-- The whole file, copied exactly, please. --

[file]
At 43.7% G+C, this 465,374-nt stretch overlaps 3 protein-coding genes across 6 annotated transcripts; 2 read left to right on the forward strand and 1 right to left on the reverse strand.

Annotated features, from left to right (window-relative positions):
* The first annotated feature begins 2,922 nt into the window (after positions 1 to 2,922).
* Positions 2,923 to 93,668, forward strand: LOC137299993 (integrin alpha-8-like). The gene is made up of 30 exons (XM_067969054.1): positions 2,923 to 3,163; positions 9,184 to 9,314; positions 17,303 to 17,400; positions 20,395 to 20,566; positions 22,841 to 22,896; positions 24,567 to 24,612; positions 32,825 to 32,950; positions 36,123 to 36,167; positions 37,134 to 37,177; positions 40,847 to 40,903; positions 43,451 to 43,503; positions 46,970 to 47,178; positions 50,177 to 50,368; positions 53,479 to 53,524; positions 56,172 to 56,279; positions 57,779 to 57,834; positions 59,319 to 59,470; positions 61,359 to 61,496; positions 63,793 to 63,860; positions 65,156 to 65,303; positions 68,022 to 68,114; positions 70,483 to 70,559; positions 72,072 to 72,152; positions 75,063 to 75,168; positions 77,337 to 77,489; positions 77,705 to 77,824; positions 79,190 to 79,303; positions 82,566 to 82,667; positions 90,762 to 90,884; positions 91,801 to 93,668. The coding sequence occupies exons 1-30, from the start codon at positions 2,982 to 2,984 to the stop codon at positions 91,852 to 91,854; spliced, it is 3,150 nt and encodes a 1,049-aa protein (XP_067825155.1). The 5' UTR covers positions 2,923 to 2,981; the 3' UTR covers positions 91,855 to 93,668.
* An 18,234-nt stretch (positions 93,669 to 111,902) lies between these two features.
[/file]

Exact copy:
At 43.7% G+C, this 465,374-nt stretch overlaps 3 protein-coding genes across 6 annotated transcripts; 2 read left to right on the forward strand and 1 right to left on the reverse strand.

Annotated features, from left to right (window-relative positions):
* The first annotated feature begins 2,922 nt into the window (after positions 1 to 2,922).
* Positions 2,923 to 93,668, forward strand: LOC137299993 (integrin alpha-8-like). The gene is made up of 30 exons (XM_067969054.1): positions 2,923 to 3,163; positions 9,184 to 9,314; positions 17,303 to 17,400; positions 20,395 to 20,566; positions 22,841 to 22,896; positions 24,567 to 24,612; positions 32,825 to 32,950; positions 36,123 to 36,167; positions 37,134 to 37,177; positions 40,847 to 40,903; positions 43,451 to 43,503; positions 46,970 to 47,178; positions 50,177 to 50,368; positions 53,479 to 53,524; positions 56,172 to 56,279; positions 57,779 to 57,834; positions 59,319 to 59,470; positions 61,359 to 61,496; positions 63,793 to 63,860; positions 65,156 to 65,303; positions 68,022 to 68,114; positions 70,483 to 70,559; positions 72,072 to 72,152; positions 75,063 to 75,168; positions 77,337 to 77,489; positions 77,705 to 77,824; positions 79,190 to 79,303; positions 82,566 to 82,667; positions 90,762 to 90,884; positions 91,801 to 93,668. The coding sequence occupies exons 1-30, from the start codon at positions 2,982 to 2,984 to the stop codon at positions 91,852 to 91,854; spliced, it is 3,150 nt and encodes a 1,049-aa protein (XP_067825155.1). The 5' UTR covers positions 2,923 to 2,981; the 3' UTR covers positions 91,855 to 93,668.
* An 18,234-nt stretch (positions 93,669 to 111,902) lies between these two features.